I've had that before, actually. This isn't it. Then, I couldn't even touch the spot with my fingers, but I can handle my foot roughly, I just can't walk on it.

Sweetpickles, none of those seem like it either.

It's a bit worse today, and I'm weighing going to the health center. In just over a week, I'm going to my beau's parents' house for Christmas and a two week stay. I don't want to have to deal with this there, especially since we'll be doing walking for some touristy stuff, in honor of me.
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Just got back from the health center. As usual, they've managed to impress me with their severe lack of knowledge/advice. They don't know what it is. An x-ray won't tell them anything, so they didn't do one. I could: try flat shoes if it's a stress fracture or more supportive shoes if it's not. I could try icing it. I could try putting it up. I could try motrin. I could try ace bandaging it.

I showed her where the pain usually is. It's in two places, depending on how I'm walking. She said because the pain is "all over the place" it's too vague and she can't help.

Going there is such a waste of time. And I still can't walk.
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Is there any numbness or pain with tingling involved in the toes & ball area?
Is there any numbness or pain with tingling involved in the toes & ball area?
Originally Posted by Liz's loops
Nope. Toes and ball don't even hurt, either.
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I'm a good one for stumping doctors. I've given my primary a lot of firsts.
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It could possibly be Gout.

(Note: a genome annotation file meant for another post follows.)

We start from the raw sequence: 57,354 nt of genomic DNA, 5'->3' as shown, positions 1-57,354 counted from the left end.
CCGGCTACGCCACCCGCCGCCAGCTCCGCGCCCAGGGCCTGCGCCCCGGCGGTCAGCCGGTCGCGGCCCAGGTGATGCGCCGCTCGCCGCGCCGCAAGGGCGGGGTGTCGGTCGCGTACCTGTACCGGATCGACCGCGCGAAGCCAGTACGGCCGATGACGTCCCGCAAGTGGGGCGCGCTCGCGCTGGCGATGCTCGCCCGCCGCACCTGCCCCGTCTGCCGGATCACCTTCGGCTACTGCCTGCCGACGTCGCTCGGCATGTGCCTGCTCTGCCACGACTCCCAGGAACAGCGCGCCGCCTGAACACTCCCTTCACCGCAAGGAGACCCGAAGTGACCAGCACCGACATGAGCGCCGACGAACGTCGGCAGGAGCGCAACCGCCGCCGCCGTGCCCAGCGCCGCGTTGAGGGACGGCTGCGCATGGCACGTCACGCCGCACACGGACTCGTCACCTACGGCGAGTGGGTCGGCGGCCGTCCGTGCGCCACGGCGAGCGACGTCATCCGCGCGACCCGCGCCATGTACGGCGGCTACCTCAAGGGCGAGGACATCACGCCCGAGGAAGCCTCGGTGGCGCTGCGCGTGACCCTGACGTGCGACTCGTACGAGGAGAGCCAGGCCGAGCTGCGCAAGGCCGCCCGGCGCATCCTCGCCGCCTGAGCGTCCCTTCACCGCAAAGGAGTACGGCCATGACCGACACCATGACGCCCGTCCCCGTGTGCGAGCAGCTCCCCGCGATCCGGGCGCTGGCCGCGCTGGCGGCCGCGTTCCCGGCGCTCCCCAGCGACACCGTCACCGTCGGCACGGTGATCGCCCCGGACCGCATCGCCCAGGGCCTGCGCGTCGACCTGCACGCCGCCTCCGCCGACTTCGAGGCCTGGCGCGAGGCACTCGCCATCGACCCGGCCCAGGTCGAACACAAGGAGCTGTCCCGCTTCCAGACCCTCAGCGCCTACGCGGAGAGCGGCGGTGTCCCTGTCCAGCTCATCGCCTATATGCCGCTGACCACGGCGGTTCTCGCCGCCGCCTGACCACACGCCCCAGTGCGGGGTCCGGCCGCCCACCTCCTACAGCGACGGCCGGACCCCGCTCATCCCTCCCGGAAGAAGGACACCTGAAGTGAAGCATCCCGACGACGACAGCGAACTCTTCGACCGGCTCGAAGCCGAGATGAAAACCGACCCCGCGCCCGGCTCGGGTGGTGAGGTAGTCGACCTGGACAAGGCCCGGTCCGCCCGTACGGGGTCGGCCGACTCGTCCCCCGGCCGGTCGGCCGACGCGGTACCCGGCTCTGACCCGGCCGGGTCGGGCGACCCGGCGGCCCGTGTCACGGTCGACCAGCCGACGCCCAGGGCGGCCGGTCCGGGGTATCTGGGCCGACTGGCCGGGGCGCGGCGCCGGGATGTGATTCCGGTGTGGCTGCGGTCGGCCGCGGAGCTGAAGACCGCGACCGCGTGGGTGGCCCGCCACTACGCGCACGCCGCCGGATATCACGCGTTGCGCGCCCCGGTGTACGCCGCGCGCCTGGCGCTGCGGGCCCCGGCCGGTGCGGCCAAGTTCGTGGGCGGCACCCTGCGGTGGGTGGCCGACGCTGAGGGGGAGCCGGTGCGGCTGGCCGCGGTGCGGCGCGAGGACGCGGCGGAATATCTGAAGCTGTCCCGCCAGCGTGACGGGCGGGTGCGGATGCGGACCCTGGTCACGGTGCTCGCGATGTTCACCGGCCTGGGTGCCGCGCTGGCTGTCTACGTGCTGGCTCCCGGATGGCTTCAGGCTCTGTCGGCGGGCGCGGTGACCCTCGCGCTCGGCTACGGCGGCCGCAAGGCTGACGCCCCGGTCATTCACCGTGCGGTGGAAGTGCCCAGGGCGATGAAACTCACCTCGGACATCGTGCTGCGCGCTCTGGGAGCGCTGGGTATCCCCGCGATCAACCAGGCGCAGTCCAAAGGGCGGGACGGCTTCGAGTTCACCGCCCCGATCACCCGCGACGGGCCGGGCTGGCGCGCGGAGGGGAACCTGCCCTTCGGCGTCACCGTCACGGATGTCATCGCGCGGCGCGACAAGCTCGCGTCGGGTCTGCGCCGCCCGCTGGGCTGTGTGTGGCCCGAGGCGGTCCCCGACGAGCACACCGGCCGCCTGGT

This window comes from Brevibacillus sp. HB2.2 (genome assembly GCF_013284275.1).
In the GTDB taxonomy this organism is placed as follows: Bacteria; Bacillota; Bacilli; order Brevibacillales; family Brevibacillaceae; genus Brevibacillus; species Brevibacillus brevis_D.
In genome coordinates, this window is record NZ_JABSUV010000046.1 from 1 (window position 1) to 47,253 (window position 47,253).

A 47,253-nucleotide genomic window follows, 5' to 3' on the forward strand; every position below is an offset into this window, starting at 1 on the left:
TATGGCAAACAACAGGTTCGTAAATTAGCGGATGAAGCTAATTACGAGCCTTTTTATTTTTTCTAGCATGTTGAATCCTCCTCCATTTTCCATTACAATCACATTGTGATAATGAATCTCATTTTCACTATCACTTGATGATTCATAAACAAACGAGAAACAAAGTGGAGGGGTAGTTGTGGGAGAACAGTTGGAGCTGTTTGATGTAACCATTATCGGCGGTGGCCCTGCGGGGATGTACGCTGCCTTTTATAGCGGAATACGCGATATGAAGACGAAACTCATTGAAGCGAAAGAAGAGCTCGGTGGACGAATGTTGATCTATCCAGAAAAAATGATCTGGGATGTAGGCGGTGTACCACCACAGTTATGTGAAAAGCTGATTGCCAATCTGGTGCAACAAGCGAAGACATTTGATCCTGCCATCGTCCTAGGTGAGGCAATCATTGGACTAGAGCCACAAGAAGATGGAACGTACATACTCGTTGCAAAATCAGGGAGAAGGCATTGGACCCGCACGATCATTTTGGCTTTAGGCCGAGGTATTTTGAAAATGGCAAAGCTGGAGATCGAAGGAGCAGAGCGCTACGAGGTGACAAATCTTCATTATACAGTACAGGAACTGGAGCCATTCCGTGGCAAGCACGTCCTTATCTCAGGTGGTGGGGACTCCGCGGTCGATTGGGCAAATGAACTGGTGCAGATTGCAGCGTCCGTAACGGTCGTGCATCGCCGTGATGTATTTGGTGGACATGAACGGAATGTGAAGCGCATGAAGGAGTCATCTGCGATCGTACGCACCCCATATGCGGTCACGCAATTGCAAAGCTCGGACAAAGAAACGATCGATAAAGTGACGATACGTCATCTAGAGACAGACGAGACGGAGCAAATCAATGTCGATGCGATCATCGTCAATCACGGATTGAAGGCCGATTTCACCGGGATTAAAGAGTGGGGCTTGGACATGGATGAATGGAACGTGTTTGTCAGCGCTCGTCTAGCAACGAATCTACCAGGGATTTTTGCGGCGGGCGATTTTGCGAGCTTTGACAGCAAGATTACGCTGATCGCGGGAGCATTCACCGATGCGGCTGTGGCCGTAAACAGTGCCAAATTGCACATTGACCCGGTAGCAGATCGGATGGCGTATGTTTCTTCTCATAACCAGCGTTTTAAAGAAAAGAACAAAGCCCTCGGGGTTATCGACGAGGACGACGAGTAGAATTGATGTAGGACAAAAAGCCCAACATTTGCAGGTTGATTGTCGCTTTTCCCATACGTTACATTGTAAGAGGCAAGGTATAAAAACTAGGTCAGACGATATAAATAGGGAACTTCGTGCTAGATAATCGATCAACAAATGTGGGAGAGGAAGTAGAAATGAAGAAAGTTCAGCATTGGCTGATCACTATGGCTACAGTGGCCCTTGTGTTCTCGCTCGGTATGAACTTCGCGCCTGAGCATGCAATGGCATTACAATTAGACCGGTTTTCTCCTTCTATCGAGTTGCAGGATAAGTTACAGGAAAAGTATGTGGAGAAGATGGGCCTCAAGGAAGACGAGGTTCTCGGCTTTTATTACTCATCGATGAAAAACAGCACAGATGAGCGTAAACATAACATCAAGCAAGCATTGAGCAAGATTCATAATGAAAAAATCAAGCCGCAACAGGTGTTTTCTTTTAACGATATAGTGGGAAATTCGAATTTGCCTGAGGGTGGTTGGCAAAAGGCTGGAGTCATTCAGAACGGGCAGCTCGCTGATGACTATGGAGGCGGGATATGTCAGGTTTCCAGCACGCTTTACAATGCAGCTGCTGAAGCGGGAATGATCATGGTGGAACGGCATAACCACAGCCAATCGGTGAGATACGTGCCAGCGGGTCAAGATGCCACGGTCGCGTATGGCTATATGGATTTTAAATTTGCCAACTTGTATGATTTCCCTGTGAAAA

Gout is a common type of arthritis that occurs when an excessive amount of uric acid in the blood, tissues and urine crystallizes in the joints. People who have gout are unable to break down and excrete uric acid, a byproduct of digesting certain foods. It usually comes on suddenly, and can last from a few hours to several days. It can cause extremely sore toes or other areas of the foot, and because it frequently manifests itself in the big toe, it is also known as "gouty big toe". Another name is "gouty arthritis". Gout can also appear in an ear, heel of the hand, small hand joints, ankles, knees, elbows, or wrists with inflammation, swelling and intense pain from the build-up of uric acid crystals. Uric acid is the end product of the metabolism of a class of chemicals known as purines. In people with gout, the body does not have enough of the digestive enzyme uricase, and, as a result, uric acid builds up and crystallizes. Left uncontrolled, excessive excretion of uric acid in the urine can lead to the development of painful kidney stones, kidney disease, and even kidney failure.